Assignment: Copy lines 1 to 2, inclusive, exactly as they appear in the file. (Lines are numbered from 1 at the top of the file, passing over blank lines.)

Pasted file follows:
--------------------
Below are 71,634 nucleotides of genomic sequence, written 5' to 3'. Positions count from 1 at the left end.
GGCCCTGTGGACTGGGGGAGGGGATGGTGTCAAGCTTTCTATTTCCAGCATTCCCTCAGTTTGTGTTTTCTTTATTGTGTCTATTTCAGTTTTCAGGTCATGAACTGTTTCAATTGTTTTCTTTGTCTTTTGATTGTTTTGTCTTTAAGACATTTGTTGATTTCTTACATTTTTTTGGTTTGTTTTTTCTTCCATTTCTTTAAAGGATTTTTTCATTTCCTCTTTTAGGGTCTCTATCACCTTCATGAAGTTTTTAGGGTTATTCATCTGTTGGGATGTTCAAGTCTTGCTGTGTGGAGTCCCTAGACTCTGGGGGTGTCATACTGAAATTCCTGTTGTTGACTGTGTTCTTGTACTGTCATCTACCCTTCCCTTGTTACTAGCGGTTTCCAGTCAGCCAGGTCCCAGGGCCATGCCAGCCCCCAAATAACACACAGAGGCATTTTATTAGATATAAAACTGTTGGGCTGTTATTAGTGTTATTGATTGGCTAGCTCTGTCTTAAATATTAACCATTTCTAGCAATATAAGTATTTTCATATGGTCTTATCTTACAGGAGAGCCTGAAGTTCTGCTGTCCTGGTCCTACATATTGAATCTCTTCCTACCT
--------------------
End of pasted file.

Below are 71,634 nucleotides of genomic sequence, written 5' to 3'. Positions count from 1 at the left end.
GGCCCTGTGGACTGGGGGAGGGGATGGTGTCAAGCTTTCTATTTCCAGCATTCCCTCAGTTTGTGTTTTCTTTATTGTGTCTATTTCAGTTTTCAGGTCATGAACTGTTTCAATTGTTTTCTTTGTCTTTTGATTGTTTTGTCTTTAAGACATTTGTTGATTTCTTACATTTTTTTGGTTTGTTTTTTCTTCCATTTCTTTAAAGGATTTTTTCATTTCCTCTTTTAGGGTCTCTATCACCTTCATGAAGTTTTTAGGGTTATTCATCTGTTGGGATGTTCAAGTCTTGCTGTGTGGAGTCCCTAGACTCTGGGGGTGTCATACTGAAATTCCTGTTGTTGACTGTGTTCTTGTACTGTCATCTACCCTTCCCTTGTTACTAGCGGTTTCCAGTCAGCCAGGTCCCAGGGCCATGCCAGCCCCCAAATAACACACAGAGGCATTTTATTAGATATAAAACTGTTGGGCTGTTATTAGTGTTATTGATTGGCTAGCTCTGTCTTAAATATTAACCATTTCTAGCAATATAAGTATTTTCATATGGTCTTATCTTACAGGAGAGCCTGAAGTTCTGCTGTCCTGGTCCTACATATTGAATCTCTTCCTACCT